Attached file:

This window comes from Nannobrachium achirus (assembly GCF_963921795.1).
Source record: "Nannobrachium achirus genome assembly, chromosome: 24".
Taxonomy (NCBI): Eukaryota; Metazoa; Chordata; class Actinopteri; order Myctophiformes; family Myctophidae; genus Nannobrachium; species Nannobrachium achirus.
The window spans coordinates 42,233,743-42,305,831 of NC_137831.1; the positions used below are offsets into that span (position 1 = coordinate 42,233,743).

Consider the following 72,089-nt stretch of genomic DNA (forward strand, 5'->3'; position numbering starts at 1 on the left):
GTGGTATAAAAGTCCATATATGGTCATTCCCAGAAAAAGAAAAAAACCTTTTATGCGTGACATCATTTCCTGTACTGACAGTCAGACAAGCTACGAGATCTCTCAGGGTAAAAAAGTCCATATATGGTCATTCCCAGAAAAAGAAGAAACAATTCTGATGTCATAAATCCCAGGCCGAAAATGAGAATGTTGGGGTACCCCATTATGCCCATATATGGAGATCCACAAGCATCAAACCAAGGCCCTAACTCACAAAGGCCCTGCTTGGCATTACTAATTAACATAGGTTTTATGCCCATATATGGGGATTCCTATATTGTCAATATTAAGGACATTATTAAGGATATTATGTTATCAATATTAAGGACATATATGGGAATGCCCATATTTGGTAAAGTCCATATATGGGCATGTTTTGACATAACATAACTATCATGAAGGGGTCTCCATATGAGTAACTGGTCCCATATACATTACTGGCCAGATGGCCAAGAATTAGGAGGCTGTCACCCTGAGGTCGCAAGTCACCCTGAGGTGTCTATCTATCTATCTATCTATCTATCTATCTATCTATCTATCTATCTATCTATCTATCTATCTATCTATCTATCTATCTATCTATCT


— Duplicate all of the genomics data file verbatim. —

This window comes from Nannobrachium achirus (assembly GCF_963921795.1).
Source record: "Nannobrachium achirus genome assembly, chromosome: 24".
Taxonomy (NCBI): Eukaryota; Metazoa; Chordata; class Actinopteri; order Myctophiformes; family Myctophidae; genus Nannobrachium; species Nannobrachium achirus.
The window spans coordinates 42,233,743-42,305,831 of NC_137831.1; the positions used below are offsets into that span (position 1 = coordinate 42,233,743).

Consider the following 72,089-nt stretch of genomic DNA (forward strand, 5'->3'; position numbering starts at 1 on the left):
GTGGTATAAAAGTCCATATATGGTCATTCCCAGAAAAAGAAAAAAACCTTTTATGCGTGACATCATTTCCTGTACTGACAGTCAGACAAGCTACGAGATCTCTCAGGGTAAAAAAGTCCATATATGGTCATTCCCAGAAAAAGAAGAAACAATTCTGATGTCATAAATCCCAGGCCGAAAATGAGAATGTTGGGGTACCCCATTATGCCCATATATGGAGATCCACAAGCATCAAACCAAGGCCCTAACTCACAAAGGCCCTGCTTGGCATTACTAATTAACATAGGTTTTATGCCCATATATGGGGATTCCTATATTGTCAATATTAAGGACATTATTAAGGATATTATGTTATCAATATTAAGGACATATATGGGAATGCCCATATTTGGTAAAGTCCATATATGGGCATGTTTTGACATAACATAACTATCATGAAGGGGTCTCCATATGAGTAACTGGTCCCATATACATTACTGGCCAGATGGCCAAGAATTAGGAGGCTGTCACCCTGAGGTCGCAAGTCACCCTGAGGTGTCTATCTATCTATCTATCTATCTATCTATCTATCTATCTATCTATCTATCTATCTATCTATCTATCTATCTATCTATCTATCTATCT